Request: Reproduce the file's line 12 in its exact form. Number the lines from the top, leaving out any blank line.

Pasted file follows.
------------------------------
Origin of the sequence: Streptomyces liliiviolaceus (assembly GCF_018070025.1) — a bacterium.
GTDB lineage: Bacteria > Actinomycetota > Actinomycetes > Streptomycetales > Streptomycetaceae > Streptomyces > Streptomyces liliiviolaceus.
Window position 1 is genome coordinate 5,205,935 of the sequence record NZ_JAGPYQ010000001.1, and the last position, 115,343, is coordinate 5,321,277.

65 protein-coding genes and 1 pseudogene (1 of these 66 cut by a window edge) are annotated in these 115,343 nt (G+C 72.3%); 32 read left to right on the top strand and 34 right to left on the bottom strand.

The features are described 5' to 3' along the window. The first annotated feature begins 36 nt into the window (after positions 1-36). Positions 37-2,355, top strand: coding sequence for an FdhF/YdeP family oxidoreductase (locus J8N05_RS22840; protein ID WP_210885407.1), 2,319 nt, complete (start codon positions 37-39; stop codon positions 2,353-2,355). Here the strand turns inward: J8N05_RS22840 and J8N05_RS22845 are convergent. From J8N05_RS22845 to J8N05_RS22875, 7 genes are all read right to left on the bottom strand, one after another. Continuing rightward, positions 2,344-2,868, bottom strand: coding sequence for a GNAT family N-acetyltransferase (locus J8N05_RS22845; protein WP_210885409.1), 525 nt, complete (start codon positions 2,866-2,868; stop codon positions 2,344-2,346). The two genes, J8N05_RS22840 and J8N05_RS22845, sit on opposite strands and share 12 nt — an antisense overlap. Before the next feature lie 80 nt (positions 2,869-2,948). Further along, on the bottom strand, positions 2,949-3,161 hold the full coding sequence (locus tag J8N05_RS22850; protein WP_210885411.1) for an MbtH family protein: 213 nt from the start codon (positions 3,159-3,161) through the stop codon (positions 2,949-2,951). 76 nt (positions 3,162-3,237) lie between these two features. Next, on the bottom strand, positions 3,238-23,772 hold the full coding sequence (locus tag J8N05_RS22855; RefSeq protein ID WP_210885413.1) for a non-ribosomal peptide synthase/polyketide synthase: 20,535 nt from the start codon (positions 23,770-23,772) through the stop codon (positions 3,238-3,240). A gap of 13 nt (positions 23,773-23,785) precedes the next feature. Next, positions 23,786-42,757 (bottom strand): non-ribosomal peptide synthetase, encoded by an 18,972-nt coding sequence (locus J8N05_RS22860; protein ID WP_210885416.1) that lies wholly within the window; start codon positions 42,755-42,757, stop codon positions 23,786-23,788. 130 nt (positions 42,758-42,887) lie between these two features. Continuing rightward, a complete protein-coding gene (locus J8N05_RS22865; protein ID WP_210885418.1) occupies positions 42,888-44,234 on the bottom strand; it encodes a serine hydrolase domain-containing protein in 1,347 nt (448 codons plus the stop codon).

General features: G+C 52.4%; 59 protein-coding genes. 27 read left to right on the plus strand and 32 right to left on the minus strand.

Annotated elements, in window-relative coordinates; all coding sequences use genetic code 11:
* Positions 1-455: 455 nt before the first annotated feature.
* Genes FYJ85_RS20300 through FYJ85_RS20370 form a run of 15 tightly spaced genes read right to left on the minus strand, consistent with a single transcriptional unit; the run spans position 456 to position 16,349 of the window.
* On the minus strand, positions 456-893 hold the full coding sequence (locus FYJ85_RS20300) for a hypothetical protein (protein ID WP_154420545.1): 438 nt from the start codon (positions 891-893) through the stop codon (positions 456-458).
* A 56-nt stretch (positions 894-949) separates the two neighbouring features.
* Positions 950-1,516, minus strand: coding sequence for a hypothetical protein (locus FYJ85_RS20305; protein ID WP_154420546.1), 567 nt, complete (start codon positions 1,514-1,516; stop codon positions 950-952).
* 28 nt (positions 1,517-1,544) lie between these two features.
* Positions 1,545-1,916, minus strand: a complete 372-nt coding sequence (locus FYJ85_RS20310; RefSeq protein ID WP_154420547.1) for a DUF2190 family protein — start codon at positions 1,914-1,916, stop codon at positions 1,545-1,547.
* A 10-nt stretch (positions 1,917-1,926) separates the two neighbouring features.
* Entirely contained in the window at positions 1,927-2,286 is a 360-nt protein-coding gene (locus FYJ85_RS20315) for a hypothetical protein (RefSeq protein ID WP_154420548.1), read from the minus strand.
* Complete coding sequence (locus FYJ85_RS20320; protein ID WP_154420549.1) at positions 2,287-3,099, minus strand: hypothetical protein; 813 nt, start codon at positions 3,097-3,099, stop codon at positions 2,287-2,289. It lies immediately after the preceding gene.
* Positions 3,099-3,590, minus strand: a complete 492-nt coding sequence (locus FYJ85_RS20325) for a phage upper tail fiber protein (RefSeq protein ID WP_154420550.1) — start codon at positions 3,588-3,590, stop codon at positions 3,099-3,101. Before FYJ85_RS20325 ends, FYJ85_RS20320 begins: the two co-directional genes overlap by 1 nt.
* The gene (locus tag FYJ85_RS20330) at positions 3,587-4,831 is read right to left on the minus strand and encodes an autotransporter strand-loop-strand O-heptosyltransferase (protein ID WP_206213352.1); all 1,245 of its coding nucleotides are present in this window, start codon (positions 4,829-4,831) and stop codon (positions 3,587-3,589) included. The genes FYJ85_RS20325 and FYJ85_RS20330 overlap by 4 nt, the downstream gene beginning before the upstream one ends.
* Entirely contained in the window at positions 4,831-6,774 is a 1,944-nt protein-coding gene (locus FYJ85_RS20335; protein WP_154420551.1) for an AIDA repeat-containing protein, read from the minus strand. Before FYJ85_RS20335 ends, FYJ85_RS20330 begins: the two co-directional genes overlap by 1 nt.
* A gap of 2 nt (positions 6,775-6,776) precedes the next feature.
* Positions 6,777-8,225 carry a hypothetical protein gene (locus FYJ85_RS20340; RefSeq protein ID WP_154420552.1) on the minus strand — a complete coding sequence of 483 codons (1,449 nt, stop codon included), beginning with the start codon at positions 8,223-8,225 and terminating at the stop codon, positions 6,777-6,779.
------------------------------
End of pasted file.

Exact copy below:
* Positions 950-1,516, minus strand: coding sequence for a hypothetical protein (locus FYJ85_RS20305; protein ID WP_154420546.1), 567 nt, complete (start codon positions 1,514-1,516; stop codon positions 950-952).